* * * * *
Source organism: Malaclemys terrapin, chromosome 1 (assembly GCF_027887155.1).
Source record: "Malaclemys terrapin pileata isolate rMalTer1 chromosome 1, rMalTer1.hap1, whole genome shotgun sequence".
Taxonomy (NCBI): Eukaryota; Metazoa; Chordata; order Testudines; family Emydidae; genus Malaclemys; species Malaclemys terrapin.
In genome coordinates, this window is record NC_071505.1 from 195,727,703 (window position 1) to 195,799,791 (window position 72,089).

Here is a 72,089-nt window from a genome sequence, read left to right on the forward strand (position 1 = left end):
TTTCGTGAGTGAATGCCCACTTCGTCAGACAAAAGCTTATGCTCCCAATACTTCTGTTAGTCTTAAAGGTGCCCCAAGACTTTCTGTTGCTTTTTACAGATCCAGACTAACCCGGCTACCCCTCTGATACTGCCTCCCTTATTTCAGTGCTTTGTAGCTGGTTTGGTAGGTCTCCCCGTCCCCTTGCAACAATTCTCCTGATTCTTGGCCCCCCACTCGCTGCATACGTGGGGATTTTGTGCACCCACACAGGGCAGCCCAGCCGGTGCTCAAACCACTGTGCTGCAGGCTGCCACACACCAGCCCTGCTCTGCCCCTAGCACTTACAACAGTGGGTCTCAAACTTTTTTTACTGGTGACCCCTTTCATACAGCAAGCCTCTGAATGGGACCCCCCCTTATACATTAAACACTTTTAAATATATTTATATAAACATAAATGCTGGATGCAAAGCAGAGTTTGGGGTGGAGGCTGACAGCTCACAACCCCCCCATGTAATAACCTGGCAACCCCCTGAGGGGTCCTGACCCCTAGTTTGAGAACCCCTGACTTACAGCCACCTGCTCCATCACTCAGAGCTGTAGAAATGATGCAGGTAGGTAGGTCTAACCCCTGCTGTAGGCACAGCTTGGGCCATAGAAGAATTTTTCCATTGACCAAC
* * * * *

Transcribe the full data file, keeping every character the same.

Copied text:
Source organism: Malaclemys terrapin, chromosome 1 (assembly GCF_027887155.1).
Source record: "Malaclemys terrapin pileata isolate rMalTer1 chromosome 1, rMalTer1.hap1, whole genome shotgun sequence".
Taxonomy (NCBI): Eukaryota; Metazoa; Chordata; order Testudines; family Emydidae; genus Malaclemys; species Malaclemys terrapin.
In genome coordinates, this window is record NC_071505.1 from 195,727,703 (window position 1) to 195,799,791 (window position 72,089).

Here is a 72,089-nt window from a genome sequence, read left to right on the forward strand (position 1 = left end):
TTTCGTGAGTGAATGCCCACTTCGTCAGACAAAAGCTTATGCTCCCAATACTTCTGTTAGTCTTAAAGGTGCCCCAAGACTTTCTGTTGCTTTTTACAGATCCAGACTAACCCGGCTACCCCTCTGATACTGCCTCCCTTATTTCAGTGCTTTGTAGCTGGTTTGGTAGGTCTCCCCGTCCCCTTGCAACAATTCTCCTGATTCTTGGCCCCCCACTCGCTGCATACGTGGGGATTTTGTGCACCCACACAGGGCAGCCCAGCCGGTGCTCAAACCACTGTGCTGCAGGCTGCCACACACCAGCCCTGCTCTGCCCCTAGCACTTACAACAGTGGGTCTCAAACTTTTTTTACTGGTGACCCCTTTCATACAGCAAGCCTCTGAATGGGACCCCCCCTTATACATTAAACACTTTTAAATATATTTATATAAACATAAATGCTGGATGCAAAGCAGAGTTTGGGGTGGAGGCTGACAGCTCACAACCCCCCCATGTAATAACCTGGCAACCCCCTGAGGGGTCCTGACCCCTAGTTTGAGAACCCCTGACTTACAGCCACCTGCTCCATCACTCAGAGCTGTAGAAATGATGCAGGTAGGTAGGTCTAACCCCTGCTGTAGGCACAGCTTGGGCCATAGAAGAATTTTTCCATTGACCAAC